Boeing’s bad quarter: Company delays 777X, 737 MAX timeline as COVID hits business

Jul 30, 2020

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Travellers looking forward to flying on Boeing’s next wide-body jet will have to wait a little longer. The coronavirus pandemic that’s wreaked havoc on the airline industry has also hit Boeing, affecting aircraft timelines across the planemaker’s commercial jets division.

Chicago-based Boeing slid the introduction of the 777-9X, an updated and re-engined version of its venerable 777 wide-body, into 2022. The company cited the pandemic among a myriad of causes for the delay during its second-quarter earnings call Wednesday. The shift from 2021 was expected following comments by Emirates to Bloomberg earlier in July.

The 777X is not the only Boeing program delayed by COVID. The 737 MAX re-certification is also taking longer than it otherwise would have due to the virus. The expected return-to-service date is now in the fourth quarter pending regulator approval, the planemaker’s CEO Dave Calhoun said Wednesday.

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The 777X slowing down after landing. (Photo by Zach Wichter/The Points Guy.)
The 777X landing after its first flight in January 2020. (Photo by Zach Wichter/The Points Guy.)

 

“The current challenges we have are of unprecedented proportion”, Calhoun said, referring to the pandemic and the on-going grounding of its breadwinning 737 MAX family. The planemaker lost $2.4 billion during the second quarter, a period when it only delivered 20 planes from its commercial division and wracked up more cancellations than new orders.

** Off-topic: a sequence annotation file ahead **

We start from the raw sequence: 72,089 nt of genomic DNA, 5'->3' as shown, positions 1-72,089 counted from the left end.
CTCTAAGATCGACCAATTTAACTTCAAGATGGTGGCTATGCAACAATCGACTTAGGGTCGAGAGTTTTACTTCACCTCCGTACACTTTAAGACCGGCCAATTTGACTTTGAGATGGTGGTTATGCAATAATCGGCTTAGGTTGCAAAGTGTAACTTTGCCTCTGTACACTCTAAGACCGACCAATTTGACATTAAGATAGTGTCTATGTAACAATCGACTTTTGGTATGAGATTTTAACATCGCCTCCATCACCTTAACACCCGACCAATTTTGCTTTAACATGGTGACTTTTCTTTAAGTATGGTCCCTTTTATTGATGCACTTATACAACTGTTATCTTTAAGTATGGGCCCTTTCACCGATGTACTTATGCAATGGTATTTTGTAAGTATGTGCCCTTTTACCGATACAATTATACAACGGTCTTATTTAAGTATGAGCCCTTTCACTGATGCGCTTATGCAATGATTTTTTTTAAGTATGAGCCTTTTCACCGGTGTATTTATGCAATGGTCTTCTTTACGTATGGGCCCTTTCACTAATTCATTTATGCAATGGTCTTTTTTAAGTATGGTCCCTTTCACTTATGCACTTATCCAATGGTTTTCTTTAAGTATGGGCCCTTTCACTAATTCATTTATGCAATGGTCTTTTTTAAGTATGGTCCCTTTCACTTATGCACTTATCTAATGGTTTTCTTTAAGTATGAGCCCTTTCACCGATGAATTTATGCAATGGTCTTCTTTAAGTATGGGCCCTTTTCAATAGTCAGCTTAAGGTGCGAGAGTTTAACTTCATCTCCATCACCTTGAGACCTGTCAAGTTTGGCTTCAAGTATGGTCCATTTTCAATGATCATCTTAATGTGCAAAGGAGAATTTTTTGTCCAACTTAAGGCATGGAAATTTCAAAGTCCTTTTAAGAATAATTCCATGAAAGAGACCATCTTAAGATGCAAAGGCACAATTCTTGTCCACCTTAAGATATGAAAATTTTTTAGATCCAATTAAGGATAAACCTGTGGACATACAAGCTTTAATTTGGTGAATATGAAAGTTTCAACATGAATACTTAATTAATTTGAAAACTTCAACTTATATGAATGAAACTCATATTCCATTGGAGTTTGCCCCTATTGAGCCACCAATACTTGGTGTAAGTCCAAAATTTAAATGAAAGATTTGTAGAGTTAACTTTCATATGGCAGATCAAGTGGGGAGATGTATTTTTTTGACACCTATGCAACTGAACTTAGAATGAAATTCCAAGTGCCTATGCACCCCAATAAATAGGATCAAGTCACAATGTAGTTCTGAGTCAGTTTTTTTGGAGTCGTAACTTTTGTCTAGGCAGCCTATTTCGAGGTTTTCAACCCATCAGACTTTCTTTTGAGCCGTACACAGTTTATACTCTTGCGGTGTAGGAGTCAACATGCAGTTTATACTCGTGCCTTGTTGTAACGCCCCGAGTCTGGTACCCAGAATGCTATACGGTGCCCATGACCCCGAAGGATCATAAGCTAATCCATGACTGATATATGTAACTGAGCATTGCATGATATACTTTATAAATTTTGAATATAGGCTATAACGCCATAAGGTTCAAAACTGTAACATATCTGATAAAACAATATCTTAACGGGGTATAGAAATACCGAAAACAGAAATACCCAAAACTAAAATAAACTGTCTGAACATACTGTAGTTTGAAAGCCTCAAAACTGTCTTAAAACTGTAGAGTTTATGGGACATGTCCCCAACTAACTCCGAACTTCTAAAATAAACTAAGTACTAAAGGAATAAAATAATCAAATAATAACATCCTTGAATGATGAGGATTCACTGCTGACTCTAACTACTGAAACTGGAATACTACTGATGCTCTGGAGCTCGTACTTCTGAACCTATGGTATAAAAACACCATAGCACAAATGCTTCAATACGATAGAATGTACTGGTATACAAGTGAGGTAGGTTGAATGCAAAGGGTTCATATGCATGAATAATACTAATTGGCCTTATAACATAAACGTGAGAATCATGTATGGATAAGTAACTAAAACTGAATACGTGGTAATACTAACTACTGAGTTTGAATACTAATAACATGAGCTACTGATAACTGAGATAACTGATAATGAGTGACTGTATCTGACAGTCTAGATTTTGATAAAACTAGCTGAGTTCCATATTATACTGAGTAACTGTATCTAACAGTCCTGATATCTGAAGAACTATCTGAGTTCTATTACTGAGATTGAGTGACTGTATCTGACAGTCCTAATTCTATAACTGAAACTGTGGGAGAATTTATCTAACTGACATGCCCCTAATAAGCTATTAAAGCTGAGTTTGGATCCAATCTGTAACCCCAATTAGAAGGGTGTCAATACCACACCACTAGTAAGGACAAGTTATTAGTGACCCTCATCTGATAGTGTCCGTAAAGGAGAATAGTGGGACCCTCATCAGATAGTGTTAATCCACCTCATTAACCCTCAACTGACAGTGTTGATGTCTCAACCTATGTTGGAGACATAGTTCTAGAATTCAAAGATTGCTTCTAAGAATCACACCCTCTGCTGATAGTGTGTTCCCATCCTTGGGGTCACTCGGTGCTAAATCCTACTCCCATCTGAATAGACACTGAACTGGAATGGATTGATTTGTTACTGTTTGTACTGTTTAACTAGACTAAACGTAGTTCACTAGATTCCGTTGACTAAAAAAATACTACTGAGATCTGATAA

Looking forward, Boeing said it is using the crisis to re-evaluate its production “footprint”, including the possibility of consolidating 787 production in ether Everett, Washington, or North Charleston, South Carolina. This would allow it to reduce costs in a way that executives say it could not before the pandemic.

“I don’t want to predispose any answers… we’re taking a very serious effort”, Calhoun said about speculation Boeing could move all Dreamliner production to South Carolina.

Things may not get better for Boeing in the short term. Calhoun acknowledged that the resurgence of COVID infections in the U.S. since the end of June, as well as elsewhere around the globe, has delayed the recovery in air travel and thus the need by many airlines for new jets.

Boeing is in talks with all of its customers about the status of their commitments, said Calhoun. This includes delays and re-timing of deliveries to outright cancellations. Aircraft leasing company AerCap, for example, said Wednesday that it had cancelled orders for 15 MAXes.

Against that backdrop, Boeing is cutting production rates. The 737 MAX will only resume to 31 aircraft a month by 2022; the 777 and 777X will drop to two planes a month from five next year; and the 787 will drop to six jets a month from 10 in 2021, pending a return in demand for wide-body long-haul aircraft.

Related: FAA move could have Boeing 737 MAX flying again this fall

Boeing can count five of the largest U.S. airlines among its customers: Alaska Airlines, American Airlines, Hawaiian Airlines, Southwest Airlines and United Airlines. All have outstanding orders for either 737 MAX or 787 jets and are working to restructure future deliveries as they manage through the crisis.

On Tuesday, Hawaiian CEO Peter Ingram said the airline has had “productive” talks with the planemaker regarding the status of its order for five 787-9 jets. The first aircraft are unlikely to arrive before 2022 or 2023, instead of next year, though nothing has been finalized, he said.

Gary Kelly, CEO of Dallas-based Southwest and also the largest global operator of 737s, stood by the MAX during the airline’s own earnings call earlier in July. He called the carrier’s all-737 fleet “more appropriate than ever for the current environment”, and said the airline looks forward to returning the MAX to service before the end of the year.

But standing by the jet does not mean Southwest wants lots of them right away. The airline has already delayed 75 of the 123 MAXes it was scheduled to take through 2021, and executives now say that they may slow the remaining 48 deliveries even more.

Boeing plans to deliver all of the roughly 450 737 MAXes that it has in storage within a year of re-certification — or by the end of 2021 — said Calhoun.

Related: Global air travel unlikely to recover until 2024 as COVID remains ‘issue’

Featured image by Zach Wichter/The Points Guy.

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